The sun had just risen and was struggling to force its way through the patchwork of fair-weather cumulus that had been following us through the convergence zone. Ahead of us one cloud looked out of place. It was darker than the rest and lower on the horizon. Then it hit me.
“Land HO!”, Everyone was a sleep, so I had to whisper it, which felt about as ineffective as whispering an exclamation like “DUCK!”. After five days at sea there’s a strange elation that comes with seeing land (I imagine it’ll be far more intense after 3+ weeks). Before GPS sighting land must have been a huge relief, proof that your celestial navigation skills were up to snuff. Nowadays its just proof that your electronics work, but its certainly still satisfying.
About 15 hours later we pulled into Chatham Bay on Isla del Coco and grabbed one of the ranger supplied moorings. Like our produce we were getting a bit ripe, so without hesitation we jumped in to swim (read: to bathe). The water around the island was the clearest, bluest water we’d seen yet. We floated around, drifting towards Ustupu until we noticed park rangers in an inflatable coming by to collect our entry fees.
As we swam back towards the boat, they approached Nique and I (Dave Green was closer to Ustupu). “Cuidado, el tiburon tigre anda por aqui” they said over the sound of their outboard as they motioned towards the water.
We turned to each other, “Did they say ‘tiburon’?”. “Como?”
“Tiburon Tigre. Aqui.”, then they motored away.
This time we got it. Tiger Sharks. Below us.
We picked up the pace and both agreed, “Don’t tell Dave Green”. Its better to know these things when safely out of the water. After all, if we were actually in danger wouldn’t they have given us a lift instead of leaving us to swim back to the boat?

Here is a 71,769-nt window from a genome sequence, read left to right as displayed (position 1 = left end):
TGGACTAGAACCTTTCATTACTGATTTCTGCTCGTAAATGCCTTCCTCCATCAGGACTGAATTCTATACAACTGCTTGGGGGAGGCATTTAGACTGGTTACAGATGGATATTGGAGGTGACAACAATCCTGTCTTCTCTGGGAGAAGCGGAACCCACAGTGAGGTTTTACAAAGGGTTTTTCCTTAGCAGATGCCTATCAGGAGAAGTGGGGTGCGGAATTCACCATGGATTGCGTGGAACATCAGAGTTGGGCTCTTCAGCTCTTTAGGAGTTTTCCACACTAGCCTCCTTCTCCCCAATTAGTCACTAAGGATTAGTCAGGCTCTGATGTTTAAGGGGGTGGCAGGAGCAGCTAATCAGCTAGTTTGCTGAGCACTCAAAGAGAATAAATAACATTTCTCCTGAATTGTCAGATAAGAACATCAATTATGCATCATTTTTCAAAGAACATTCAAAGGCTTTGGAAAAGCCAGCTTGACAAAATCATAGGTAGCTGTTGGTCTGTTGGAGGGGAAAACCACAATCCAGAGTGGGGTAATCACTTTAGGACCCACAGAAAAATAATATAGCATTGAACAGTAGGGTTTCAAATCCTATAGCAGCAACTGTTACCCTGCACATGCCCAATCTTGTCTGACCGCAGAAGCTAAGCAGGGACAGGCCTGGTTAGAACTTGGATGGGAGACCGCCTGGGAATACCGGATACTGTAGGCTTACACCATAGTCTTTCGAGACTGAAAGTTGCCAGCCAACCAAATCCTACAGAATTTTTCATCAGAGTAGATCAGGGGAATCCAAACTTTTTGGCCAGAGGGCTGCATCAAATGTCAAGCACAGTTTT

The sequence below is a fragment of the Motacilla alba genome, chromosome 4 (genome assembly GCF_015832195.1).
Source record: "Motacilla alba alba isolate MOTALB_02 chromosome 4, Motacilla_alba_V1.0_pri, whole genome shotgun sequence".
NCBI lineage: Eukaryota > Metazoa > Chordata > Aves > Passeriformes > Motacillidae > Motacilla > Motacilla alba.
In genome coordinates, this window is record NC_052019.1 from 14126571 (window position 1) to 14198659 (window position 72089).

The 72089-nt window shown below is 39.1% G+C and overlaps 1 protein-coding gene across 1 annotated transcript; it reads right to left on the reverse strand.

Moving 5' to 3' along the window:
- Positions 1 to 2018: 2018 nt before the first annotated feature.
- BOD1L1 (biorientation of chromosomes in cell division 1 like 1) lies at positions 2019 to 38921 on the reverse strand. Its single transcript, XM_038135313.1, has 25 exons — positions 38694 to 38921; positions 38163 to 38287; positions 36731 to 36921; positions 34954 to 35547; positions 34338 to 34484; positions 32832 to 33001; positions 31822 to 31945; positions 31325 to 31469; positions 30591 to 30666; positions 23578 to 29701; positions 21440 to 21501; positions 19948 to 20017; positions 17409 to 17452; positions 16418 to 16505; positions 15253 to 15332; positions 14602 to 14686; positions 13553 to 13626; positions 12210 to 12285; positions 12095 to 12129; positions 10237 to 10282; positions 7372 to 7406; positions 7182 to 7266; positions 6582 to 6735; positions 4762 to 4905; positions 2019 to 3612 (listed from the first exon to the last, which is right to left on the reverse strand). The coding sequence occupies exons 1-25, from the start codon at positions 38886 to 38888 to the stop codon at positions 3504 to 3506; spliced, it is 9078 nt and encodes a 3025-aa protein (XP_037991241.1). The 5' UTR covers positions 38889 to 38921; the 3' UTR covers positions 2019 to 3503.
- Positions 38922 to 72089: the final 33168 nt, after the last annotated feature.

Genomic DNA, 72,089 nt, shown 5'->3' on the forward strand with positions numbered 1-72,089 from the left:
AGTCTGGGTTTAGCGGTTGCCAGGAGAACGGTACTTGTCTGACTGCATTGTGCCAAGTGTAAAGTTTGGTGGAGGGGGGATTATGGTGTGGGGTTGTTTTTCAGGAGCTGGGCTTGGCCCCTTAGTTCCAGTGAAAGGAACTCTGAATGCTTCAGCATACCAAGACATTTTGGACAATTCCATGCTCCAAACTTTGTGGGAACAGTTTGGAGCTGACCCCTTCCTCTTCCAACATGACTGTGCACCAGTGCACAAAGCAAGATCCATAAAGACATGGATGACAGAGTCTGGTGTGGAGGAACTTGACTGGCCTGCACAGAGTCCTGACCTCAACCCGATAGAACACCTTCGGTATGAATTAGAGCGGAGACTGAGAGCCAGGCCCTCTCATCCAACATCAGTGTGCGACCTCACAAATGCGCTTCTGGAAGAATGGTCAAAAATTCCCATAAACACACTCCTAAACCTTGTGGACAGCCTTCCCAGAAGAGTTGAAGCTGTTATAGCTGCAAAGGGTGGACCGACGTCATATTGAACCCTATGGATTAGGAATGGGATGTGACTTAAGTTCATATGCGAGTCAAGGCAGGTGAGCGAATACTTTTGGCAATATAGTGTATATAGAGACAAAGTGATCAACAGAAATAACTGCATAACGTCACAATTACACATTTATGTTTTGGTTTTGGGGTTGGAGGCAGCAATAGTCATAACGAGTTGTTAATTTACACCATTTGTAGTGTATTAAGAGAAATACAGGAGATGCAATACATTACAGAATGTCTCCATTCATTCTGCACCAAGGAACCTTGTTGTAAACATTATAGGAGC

Of course, everyone made it back in one piece and soon the rangers came by our boat to collect our park entry fee (rather expensive but worth every penny). The island is known for two things its marine life (in particular schools of hammer heads) and buried treasure (a few caches have been found … but the big ones still out there). Its only real visitors are divers and park rangers with the occasional sailboat crossing from Costa Rica to Ecuador (apparently only 20 sailboats a year).
We spent our two days snorkeling around a nearby mini-island hoping to catch a sighting of Isla del Coco’s famous hammerheads. Sure enough we were lucky enough to catch a glimpse of a lone one (though not lucky enough to see a full circling school of them). Along with the hammerhead there were reef sharks (white-tipped, black-tipped), galapagos sharks, unidentified sharks, sea turtles, lobster and thousands of brightly colored fish. Very much like swimming around an aquarium. In the afternoons we went for hikes around the island, first to the ranger camp which felt eerily like something form the set of Lost, then to one of the islands impressive waterfalls (its the only cloud-forest island in the eastern pacific).
By the end we all agreed, Isla del Coco was on the top of our list. True paradise.
Now on to the Galapagos for a brief provisioning stop.